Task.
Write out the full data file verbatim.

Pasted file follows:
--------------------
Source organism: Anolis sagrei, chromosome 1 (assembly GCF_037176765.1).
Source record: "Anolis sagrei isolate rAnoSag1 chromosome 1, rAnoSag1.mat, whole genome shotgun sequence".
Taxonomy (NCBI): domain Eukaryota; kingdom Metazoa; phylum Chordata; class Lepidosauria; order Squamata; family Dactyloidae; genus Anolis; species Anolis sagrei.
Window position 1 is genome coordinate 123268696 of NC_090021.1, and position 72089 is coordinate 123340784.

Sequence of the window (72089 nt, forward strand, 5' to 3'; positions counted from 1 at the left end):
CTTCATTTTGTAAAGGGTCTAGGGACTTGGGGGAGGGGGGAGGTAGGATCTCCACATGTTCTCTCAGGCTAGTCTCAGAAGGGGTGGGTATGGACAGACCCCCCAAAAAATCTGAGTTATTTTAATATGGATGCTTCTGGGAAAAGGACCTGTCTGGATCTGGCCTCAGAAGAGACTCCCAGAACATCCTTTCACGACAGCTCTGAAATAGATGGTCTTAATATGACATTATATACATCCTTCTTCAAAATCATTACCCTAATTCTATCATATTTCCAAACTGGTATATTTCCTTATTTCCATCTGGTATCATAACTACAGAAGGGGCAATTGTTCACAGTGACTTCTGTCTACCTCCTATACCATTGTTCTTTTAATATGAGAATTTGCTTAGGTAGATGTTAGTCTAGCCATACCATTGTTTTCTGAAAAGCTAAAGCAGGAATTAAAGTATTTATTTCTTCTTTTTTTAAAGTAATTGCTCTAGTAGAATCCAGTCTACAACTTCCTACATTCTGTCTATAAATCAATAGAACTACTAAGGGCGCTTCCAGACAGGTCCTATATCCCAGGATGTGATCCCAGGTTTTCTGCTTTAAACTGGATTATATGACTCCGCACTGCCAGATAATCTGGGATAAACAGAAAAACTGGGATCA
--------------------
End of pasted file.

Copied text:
Source organism: Anolis sagrei, chromosome 1 (assembly GCF_037176765.1).
Source record: "Anolis sagrei isolate rAnoSag1 chromosome 1, rAnoSag1.mat, whole genome shotgun sequence".
Taxonomy (NCBI): domain Eukaryota; kingdom Metazoa; phylum Chordata; class Lepidosauria; order Squamata; family Dactyloidae; genus Anolis; species Anolis sagrei.
Window position 1 is genome coordinate 123268696 of NC_090021.1, and position 72089 is coordinate 123340784.

Sequence of the window (72089 nt, forward strand, 5' to 3'; positions counted from 1 at the left end):
CTTCATTTTGTAAAGGGTCTAGGGACTTGGGGGAGGGGGGAGGTAGGATCTCCACATGTTCTCTCAGGCTAGTCTCAGAAGGGGTGGGTATGGACAGACCCCCCAAAAAATCTGAGTTATTTTAATATGGATGCTTCTGGGAAAAGGACCTGTCTGGATCTGGCCTCAGAAGAGACTCCCAGAACATCCTTTCACGACAGCTCTGAAATAGATGGTCTTAATATGACATTATATACATCCTTCTTCAAAATCATTACCCTAATTCTATCATATTTCCAAACTGGTATATTTCCTTATTTCCATCTGGTATCATAACTACAGAAGGGGCAATTGTTCACAGTGACTTCTGTCTACCTCCTATACCATTGTTCTTTTAATATGAGAATTTGCTTAGGTAGATGTTAGTCTAGCCATACCATTGTTTTCTGAAAAGCTAAAGCAGGAATTAAAGTATTTATTTCTTCTTTTTTTAAAGTAATTGCTCTAGTAGAATCCAGTCTACAACTTCCTACATTCTGTCTATAAATCAATAGAACTACTAAGGGCGCTTCCAGACAGGTCCTATATCCCAGGATGTGATCCCAGGTTTTCTGCTTTAAACTGGATTATATGACTCCGCACTGCCAGATAATCTGGGATAAACAGAAAAACTGGGATCA